Glad you took some business to Penny’s. I knew they were going to can the fellow from Apple, he moved fast and upset all the middle-aged bargain hunters who love nothing more than clipping coupons and hunting down the cheapest junk they can find.

    Why anybody thinks those are the customers you want to attract I don’t know. They may still go under, the competition in that range is fierce and they let themselves slide.

    Good luck!

  18. Becky Eastham
    Becky Eastham says:

    I love that it’s about the process and not the end results, I adore your prescriptive and find myself dealing with situations and think, what would Penelope do?


  19. Braden Jageman
    Braden Jageman says:

    Your posts always seem to be just what I need at my stage in life. Just when I was worried about quitting my job and starting my own startup you come along and assure me that I’m making the right decision. Thank you!

  20. jessa
    jessa says:

    I have a question. You have stated that start ups can end a marriage. You have also said that you do not want your marriage to end, and that you are willing to make sacrifices to keep your marriage because divorce has a very negative affect on kids. You have also stated that your marriage is rocky, and this new start up is not helping the situation. So my question is: Why are you starting a new start up knowing that there is a risk you might get a divorce?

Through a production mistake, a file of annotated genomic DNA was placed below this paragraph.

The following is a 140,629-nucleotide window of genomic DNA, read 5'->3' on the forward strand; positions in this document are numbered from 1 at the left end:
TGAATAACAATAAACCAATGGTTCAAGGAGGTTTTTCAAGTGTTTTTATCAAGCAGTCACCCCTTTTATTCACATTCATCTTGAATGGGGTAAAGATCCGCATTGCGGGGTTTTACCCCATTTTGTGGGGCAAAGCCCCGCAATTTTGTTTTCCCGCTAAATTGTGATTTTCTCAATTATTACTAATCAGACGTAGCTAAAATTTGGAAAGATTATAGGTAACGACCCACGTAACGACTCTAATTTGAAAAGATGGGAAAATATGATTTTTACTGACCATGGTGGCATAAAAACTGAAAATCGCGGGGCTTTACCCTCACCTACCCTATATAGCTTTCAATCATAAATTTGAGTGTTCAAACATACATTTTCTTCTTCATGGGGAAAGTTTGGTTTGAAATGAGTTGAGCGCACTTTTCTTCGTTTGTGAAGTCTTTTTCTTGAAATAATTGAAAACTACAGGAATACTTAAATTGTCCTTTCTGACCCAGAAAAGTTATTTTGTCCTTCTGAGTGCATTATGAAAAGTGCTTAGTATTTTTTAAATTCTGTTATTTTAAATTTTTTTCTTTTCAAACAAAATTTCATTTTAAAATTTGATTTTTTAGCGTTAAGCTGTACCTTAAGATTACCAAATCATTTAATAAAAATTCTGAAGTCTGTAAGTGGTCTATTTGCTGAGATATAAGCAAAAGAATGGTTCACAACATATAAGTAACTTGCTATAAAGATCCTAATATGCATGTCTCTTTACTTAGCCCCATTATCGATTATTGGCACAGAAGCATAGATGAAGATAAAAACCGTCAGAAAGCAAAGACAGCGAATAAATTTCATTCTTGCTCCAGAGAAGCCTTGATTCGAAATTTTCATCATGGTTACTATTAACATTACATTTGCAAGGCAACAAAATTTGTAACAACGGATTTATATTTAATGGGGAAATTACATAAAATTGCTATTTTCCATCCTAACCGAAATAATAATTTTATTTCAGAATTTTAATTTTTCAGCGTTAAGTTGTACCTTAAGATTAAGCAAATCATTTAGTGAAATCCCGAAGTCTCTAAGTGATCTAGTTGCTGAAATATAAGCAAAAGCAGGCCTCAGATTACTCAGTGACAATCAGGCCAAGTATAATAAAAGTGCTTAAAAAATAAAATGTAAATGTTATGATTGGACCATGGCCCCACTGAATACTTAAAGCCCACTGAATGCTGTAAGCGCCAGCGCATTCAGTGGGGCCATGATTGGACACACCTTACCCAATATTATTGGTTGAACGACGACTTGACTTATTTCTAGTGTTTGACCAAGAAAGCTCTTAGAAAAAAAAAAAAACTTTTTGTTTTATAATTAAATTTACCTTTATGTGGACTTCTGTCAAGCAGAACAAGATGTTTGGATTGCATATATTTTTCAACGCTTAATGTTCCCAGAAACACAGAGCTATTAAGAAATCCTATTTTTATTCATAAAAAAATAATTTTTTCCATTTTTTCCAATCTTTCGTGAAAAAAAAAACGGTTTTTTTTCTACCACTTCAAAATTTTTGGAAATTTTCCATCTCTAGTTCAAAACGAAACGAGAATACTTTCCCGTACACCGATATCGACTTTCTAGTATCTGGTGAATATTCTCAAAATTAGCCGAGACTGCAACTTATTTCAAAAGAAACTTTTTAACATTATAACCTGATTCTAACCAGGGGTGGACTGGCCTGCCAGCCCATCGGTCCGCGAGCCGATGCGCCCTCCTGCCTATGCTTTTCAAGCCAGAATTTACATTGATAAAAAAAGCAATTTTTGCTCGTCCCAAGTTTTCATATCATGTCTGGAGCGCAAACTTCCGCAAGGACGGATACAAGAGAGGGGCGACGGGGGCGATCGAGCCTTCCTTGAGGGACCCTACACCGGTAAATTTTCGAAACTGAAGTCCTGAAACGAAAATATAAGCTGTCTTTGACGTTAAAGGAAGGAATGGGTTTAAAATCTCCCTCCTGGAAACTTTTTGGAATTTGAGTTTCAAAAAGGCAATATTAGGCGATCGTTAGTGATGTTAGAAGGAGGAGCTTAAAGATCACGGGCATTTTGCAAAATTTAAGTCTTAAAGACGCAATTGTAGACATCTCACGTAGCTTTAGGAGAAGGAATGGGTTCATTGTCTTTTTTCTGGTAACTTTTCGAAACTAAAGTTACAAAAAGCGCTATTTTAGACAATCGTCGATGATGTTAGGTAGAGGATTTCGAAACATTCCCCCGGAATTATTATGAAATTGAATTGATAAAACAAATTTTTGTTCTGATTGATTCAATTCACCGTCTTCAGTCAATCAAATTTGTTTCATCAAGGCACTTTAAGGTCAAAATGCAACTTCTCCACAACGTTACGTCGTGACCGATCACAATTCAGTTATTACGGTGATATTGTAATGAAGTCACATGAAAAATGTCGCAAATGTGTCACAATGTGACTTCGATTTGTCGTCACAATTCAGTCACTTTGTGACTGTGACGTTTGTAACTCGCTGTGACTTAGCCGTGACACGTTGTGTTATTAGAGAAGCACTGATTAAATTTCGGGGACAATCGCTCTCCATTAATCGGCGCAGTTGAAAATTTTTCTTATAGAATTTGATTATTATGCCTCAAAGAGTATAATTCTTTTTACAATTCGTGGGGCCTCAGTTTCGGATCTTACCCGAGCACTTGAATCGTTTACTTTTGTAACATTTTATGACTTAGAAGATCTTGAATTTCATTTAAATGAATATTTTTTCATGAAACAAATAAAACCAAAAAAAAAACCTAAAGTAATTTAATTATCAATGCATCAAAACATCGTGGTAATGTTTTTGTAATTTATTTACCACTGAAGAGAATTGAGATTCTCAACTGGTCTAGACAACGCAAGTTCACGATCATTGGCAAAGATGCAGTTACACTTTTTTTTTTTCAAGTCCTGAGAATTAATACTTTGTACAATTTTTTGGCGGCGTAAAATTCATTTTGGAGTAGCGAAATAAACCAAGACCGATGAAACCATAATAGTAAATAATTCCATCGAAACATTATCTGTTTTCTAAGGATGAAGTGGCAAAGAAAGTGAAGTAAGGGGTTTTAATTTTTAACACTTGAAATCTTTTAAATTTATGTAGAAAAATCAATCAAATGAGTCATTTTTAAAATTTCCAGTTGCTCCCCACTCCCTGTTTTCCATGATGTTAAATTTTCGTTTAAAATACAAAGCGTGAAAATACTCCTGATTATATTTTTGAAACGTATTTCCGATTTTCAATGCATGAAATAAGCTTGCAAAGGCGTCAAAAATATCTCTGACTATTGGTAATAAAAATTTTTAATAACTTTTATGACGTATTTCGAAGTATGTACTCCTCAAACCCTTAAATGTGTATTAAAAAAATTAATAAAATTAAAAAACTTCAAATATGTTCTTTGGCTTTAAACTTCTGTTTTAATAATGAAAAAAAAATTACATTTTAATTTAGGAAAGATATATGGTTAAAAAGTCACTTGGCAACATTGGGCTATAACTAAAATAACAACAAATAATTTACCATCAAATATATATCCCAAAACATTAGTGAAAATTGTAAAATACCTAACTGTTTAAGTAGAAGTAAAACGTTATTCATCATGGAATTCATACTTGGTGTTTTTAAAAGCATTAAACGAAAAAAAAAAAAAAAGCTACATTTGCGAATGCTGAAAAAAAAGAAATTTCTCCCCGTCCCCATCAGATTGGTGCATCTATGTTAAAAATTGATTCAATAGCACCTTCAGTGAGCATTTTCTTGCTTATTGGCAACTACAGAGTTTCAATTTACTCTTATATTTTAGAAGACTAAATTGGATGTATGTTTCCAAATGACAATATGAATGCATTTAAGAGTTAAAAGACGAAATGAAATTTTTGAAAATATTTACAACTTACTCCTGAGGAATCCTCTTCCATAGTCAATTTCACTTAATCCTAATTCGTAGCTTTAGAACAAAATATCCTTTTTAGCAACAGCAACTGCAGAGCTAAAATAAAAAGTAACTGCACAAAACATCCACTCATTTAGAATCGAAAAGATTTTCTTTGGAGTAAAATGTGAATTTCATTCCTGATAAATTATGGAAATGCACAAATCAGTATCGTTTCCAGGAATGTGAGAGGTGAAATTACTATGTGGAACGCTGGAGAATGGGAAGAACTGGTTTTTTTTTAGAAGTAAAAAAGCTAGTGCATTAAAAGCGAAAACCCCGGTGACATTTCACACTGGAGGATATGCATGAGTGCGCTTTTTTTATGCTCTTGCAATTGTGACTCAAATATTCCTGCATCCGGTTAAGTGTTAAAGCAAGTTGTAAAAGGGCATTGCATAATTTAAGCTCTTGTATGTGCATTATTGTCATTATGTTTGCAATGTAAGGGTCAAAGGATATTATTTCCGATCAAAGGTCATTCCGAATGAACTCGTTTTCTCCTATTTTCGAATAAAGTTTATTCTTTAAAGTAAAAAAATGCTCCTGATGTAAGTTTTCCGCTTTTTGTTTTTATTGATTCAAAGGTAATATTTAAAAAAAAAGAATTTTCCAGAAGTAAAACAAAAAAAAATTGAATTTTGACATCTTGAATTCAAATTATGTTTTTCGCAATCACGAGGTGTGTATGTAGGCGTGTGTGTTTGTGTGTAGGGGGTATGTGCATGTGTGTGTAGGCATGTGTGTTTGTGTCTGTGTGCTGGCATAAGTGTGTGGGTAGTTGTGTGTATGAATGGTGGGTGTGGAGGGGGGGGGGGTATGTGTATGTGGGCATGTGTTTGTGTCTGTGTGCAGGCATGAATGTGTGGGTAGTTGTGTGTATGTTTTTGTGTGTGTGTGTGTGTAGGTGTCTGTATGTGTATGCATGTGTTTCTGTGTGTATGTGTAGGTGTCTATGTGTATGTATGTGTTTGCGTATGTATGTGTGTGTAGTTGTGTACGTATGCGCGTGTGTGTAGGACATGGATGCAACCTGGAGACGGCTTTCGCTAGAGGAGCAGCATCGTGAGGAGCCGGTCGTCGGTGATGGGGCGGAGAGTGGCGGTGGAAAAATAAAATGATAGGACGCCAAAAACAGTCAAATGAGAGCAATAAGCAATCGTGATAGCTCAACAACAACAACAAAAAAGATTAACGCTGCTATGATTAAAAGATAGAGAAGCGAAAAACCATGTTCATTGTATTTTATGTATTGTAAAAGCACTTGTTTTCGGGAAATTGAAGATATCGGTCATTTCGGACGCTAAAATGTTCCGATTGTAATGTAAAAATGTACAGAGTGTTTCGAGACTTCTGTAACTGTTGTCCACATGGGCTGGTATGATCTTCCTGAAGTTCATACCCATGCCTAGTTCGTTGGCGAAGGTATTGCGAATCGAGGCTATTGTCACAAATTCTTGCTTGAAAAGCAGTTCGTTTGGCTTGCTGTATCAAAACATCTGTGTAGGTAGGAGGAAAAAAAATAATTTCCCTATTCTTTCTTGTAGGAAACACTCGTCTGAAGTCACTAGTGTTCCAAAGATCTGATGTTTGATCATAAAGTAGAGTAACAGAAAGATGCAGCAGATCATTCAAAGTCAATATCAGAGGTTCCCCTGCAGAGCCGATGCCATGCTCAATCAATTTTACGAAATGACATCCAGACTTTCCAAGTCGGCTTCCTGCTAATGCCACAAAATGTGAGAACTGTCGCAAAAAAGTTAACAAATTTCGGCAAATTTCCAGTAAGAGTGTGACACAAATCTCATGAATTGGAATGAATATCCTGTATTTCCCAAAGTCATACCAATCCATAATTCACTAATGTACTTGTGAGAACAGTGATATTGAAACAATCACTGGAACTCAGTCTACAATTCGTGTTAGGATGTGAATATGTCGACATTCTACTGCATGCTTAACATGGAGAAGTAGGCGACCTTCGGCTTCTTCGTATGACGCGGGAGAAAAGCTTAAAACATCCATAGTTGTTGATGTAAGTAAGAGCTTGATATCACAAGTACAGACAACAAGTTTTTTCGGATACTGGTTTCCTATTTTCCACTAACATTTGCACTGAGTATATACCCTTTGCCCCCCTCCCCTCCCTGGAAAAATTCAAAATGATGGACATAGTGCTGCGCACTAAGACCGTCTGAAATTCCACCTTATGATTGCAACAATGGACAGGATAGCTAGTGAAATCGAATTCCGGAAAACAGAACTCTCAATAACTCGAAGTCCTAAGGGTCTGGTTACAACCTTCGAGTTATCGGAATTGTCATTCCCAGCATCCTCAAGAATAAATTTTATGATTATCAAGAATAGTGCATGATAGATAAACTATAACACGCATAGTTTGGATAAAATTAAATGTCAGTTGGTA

• Juan
      Juan says:

      We tend to think that people are rational actors; that they pursue rational outcomes. I tend to think that people rationally pursue their emotional goals. So while it may be foolish to put her current situation at risk, I think Penelope is pursuing her emotional goals of creative destruction and change. I think it probably seems crazy to risk-averse people, but I get it.

  21. Pooja
    Pooja says:

    Hi Penelope,
    I love the way you’ve put together some of the risks you take, from your rich looking sunglasses to the green t-shirt, and your start-up. I can identify because I took a career switch risk some time back. Life can be awesome when you’re doing what gives meaning to your life!

  22. Laura
    Laura says:

    Hi Penelope,
    Amazing links from Psychology Today. You are in pursuit of happiness which to me is actual happiness. And you sound happy! Keep taking those fashion risks and business risks — it suits you.

    • Penelope Trunk
      Penelope Trunk says:

      I know! I loved the Psychology Today article, too. Actually, I bought the whole issue at a newsstand, and the whole issue is amazing. Like, another tidbit in there was about Tavi Gevinson. She launched a blog when she was in grade school and she became huge in the fashion industry and then dumped it all to launch a new business in high school. Career change in high school! It blew me away.


  23. Gary
    Gary says:

    So far, so good on cell, P. my wifi may be the culprit, will test when I get home. I’m trying to keep up, but the last two blogs haven’t been applicable to me… NOW. I’m wondering how many years I can save them, but ha, they’ll be obsolete by then, anyway. You just keep on keeping on, and have a wonderful Independence Day! G

  24. Michele
    Michele says:

    Thank you for this post. I am terrified of stepping out of my comfort zone but after reading this post yesterday I decided I needed to take a chance on myself. I hope it all works out for the best but if not, at least I am proud of myself for taking the risk. Thank you for the inspiration to try!

  25. Heather Sanders
    Heather Sanders says:

    I think it says something about me that of everything you wrote in this post, my favorite line was “Maybe I’m like those people who wear clothes that are not appropriate for their age.”